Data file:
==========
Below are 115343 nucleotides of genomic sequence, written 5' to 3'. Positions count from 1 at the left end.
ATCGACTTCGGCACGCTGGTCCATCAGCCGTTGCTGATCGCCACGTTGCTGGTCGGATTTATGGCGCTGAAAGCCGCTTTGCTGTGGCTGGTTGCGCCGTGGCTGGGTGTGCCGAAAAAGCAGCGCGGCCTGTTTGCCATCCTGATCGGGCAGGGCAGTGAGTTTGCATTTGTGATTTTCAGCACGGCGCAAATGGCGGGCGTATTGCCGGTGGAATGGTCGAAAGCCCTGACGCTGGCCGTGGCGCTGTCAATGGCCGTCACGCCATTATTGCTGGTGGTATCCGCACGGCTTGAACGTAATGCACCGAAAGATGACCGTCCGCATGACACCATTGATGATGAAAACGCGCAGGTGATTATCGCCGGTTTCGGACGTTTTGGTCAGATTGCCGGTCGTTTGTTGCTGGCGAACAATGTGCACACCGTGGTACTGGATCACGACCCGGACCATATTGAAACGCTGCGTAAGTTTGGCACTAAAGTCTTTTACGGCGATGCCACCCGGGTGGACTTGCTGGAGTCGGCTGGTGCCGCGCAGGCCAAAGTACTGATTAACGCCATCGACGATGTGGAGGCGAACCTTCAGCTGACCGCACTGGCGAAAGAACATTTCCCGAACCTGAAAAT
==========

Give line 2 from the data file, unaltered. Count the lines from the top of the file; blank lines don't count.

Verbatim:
ATCGACTTCGGCACGCTGGTCCATCAGCCGTTGCTGATCGCCACGTTGCTGGTCGGATTTATGGCGCTGAAAGCCGCTTTGCTGTGGCTGGTTGCGCCGTGGCTGGGTGTGCCGAAAAAGCAGCGCGGCCTGTTTGCCATCCTGATCGGGCAGGGCAGTGAGTTTGCATTTGTGATTTTCAGCACGGCGCAAATGGCGGGCGTATTGCCGGTGGAATGGTCGAAAGCCCTGACGCTGGCCGTGGCGCTGTCAATGGCCGTCACGCCATTATTGCTGGTGGTATCCGCACGGCTTGAACGTAATGCACCGAAAGATGACCGTCCGCATGACACCATTGATGATGAAAACGCGCAGGTGATTATCGCCGGTTTCGGACGTTTTGGTCAGATTGCCGGTCGTTTGTTGCTGGCGAACAATGTGCACACCGTGGTACTGGATCACGACCCGGACCATATTGAAACGCTGCGTAAGTTTGGCACTAAAGTCTTTTACGGCGATGCCACCCGGGTGGACTTGCTGGAGTCGGCTGGTGCCGCGCAGGCCAAAGTACTGATTAACGCCATCGACGATGTGGAGGCGAACCTTCAGCTGACCGCACTGGCGAAAGAACATTTCCCGAACCTGAAAAT